WEDDINGTON – Ten local Girl Scouts recently put their green thumbs to the test in a double garden project that beautified an existing courtyard at Weddington Middle School and created a new natural area at Weddington United Methodist Church.
Rising sophomores Allie Belcher, Jane Hohman, Hailey Sanders and Sara Cramer recently reflected on the two projects, which earned the girls their Silver Award – the second-highest honor a Girl Scout can achieve. The four girls, along with fellow Scouts Juliana Zimmerman, Angelica Gonzales, Emily Robinson, Naomi Mash, Marisa Becht and Darla DeMontesquiou, are members of Girl Scout Troop 1048, which meets at Weddington UMC.
The girls said the idea to build the gardens came gradually during the brainstorming stage of the project, dating back to their seventh-grade year. They began by thinking about how they could give back to Weddington Middle School, where the majority of the girls attended.
“We wanted to do something for the (exceptional children) students,” Sara said. “We want them to fit in and feel like they’re a part of the school.”
The girls started planning in eighth grade and decided to give the garden courtyard in the center of the school a complete makeover. The group came up with an idea of how to reconstruct the area and gave a presentation to Principal Steve Wrey, who immediately jumped on board and granted his approval.
“Of course, I was in awe, so I was like, ‘Absolutely. If you want to go at it, go at it,’” Wrey said.
The girls spent the majority of their freshman year gathering materials – many donated by local businesses, as well as friends and family – and working on the garden. With the help of friends and family, the girls built raised flowerbeds, two benches from scratch and renovated a third bench. They planted flowers and perennial herbs like lavender, rosemary and mint.
One of the reasons the girls chose to build the garden was to involve students from the exceptional children classes. The flowerbeds and herbs give EC students hands-on experience observing and learning how plants grow.
The EC students also will have the opportunity to adopt the garden as their own project.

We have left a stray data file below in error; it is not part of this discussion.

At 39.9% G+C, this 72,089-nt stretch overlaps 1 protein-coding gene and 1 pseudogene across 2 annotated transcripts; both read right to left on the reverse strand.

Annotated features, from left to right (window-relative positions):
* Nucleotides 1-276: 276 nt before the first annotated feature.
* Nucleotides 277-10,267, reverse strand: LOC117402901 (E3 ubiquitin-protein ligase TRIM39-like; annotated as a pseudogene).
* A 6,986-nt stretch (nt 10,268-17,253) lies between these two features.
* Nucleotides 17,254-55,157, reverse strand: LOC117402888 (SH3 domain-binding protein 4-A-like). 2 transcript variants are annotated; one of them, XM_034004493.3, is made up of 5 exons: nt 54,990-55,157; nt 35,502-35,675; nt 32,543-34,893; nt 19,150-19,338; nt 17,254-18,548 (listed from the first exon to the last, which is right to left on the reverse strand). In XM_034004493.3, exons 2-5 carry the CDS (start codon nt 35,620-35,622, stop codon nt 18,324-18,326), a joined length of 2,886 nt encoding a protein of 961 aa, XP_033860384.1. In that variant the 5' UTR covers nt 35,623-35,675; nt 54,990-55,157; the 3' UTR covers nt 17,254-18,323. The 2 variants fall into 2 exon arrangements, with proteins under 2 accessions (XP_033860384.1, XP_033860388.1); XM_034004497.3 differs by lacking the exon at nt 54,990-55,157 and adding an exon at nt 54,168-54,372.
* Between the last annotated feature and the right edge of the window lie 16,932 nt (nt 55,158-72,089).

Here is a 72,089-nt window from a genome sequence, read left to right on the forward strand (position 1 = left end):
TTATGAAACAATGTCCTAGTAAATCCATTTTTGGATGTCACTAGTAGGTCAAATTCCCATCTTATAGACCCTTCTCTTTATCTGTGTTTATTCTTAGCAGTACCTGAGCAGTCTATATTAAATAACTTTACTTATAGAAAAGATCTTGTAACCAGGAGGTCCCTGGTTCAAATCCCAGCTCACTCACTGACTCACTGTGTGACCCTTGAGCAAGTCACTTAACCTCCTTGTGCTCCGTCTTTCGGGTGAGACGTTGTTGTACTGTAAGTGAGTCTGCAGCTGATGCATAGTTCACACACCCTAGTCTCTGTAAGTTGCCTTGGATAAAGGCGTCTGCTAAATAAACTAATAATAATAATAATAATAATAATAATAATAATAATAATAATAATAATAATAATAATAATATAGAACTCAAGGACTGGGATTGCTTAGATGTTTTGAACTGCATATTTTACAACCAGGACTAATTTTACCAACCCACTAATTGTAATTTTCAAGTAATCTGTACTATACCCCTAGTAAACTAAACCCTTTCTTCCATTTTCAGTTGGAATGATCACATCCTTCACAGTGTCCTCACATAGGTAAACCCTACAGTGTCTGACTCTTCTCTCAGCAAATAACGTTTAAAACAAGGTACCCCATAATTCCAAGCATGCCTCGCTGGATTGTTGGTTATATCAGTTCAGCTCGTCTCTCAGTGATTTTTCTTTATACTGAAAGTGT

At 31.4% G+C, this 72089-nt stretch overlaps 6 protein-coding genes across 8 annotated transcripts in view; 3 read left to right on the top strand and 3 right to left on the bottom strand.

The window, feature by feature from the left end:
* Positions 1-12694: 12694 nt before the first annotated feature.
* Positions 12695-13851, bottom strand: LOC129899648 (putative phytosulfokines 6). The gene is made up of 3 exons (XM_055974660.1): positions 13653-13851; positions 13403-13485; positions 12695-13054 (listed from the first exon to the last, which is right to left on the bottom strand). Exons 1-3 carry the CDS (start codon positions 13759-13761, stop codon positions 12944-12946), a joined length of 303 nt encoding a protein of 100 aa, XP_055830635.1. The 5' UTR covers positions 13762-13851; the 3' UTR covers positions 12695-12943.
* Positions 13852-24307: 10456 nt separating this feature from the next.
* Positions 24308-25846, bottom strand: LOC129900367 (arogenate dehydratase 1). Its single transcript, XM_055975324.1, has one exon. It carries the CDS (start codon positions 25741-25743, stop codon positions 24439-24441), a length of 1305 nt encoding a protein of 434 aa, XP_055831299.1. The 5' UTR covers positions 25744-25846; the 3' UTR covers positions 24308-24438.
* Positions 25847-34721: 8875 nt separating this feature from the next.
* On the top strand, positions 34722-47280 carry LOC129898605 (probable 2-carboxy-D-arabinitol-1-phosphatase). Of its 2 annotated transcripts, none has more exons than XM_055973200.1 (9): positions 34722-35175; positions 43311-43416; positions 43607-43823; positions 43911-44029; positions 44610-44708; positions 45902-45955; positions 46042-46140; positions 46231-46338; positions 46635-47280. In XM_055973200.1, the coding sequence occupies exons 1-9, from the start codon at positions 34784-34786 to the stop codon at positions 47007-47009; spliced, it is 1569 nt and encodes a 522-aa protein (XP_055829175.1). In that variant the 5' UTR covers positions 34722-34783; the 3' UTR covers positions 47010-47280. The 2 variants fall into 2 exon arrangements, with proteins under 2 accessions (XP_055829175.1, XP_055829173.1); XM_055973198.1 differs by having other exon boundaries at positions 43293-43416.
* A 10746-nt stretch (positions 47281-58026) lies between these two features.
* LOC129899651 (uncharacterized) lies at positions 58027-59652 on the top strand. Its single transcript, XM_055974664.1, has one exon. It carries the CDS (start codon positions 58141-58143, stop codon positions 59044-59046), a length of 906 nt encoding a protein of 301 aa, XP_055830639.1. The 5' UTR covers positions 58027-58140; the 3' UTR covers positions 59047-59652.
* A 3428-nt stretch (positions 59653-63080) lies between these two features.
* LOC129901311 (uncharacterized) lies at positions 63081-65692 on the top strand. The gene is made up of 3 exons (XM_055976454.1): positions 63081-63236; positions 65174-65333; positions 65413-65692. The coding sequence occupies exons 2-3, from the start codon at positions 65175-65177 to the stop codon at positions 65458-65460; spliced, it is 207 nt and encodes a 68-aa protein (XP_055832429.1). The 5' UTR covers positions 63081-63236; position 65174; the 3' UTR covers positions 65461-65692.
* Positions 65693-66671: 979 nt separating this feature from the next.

“The idea was for the EC students to take over the garden and manage (the plants),” Hailey said.
The garden was finished in May, and students from the EC classes had a chance to explore the garden before summer break. But EC students aren’t the only ones enjoying the school’s new addition, Wrey said. Language arts classes have held reading sessions by the garden, too.
“It gives students a sense of pride … it’s presentable and beautiful,” he said.
While the girls focused on the Weddington Middle School garden, they also were hard at work at Weddington United Methodist Church, where their troop has met for 10 years. Eventually, they settled on a garden senior citizens from the church could use. After receiving permission from the church, they began building the garden outside of the fellowship hall.
Because the garden focused more on flowers with “calming aromas and colors,” the layout was different, with no raised flowerbeds. Weather also presented some challenges, with heavy rains throwing some kinks into workdays. But the girls pressed on, which they credit to hard work as a team and individuals.
“We worked as a team but we also worked separately,” Jane said. “It definitely takes some talent, I think, to (work) that way.”
Now that they’ve earned their Silver Award, the girls are ready to go for the Gold.
“I’ve already been thinking about what I want to do,” Allie said. “We’ve come this far already,” so why stop now?